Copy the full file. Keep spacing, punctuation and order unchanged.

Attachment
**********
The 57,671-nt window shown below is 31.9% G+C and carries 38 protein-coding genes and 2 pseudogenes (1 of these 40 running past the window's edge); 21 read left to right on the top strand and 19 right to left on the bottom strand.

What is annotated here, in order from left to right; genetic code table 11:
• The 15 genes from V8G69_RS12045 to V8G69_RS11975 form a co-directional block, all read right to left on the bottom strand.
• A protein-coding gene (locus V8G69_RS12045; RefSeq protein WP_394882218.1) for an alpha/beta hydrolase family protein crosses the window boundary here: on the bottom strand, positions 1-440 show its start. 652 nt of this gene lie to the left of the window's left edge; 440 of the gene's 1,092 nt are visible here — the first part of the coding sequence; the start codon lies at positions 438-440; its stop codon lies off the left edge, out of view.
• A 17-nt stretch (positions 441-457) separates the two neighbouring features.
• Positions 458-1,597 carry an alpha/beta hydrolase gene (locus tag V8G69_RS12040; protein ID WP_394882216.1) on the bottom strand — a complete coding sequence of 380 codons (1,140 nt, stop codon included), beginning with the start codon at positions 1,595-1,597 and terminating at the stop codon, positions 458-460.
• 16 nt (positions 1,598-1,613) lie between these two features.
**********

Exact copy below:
The 57,671-nt window shown below is 31.9% G+C and carries 38 protein-coding genes and 2 pseudogenes (1 of these 40 running past the window's edge); 21 read left to right on the top strand and 19 right to left on the bottom strand.

What is annotated here, in order from left to right; genetic code table 11:
• The 15 genes from V8G69_RS12045 to V8G69_RS11975 form a co-directional block, all read right to left on the bottom strand.
• A protein-coding gene (locus V8G69_RS12045; RefSeq protein WP_394882218.1) for an alpha/beta hydrolase family protein crosses the window boundary here: on the bottom strand, positions 1-440 show its start. 652 nt of this gene lie to the left of the window's left edge; 440 of the gene's 1,092 nt are visible here — the first part of the coding sequence; the start codon lies at positions 438-440; its stop codon lies off the left edge, out of view.
• A 17-nt stretch (positions 441-457) separates the two neighbouring features.
• Positions 458-1,597 carry an alpha/beta hydrolase gene (locus tag V8G69_RS12040; protein ID WP_394882216.1) on the bottom strand — a complete coding sequence of 380 codons (1,140 nt, stop codon included), beginning with the start codon at positions 1,595-1,597 and terminating at the stop codon, positions 458-460.
• 16 nt (positions 1,598-1,613) lie between these two features.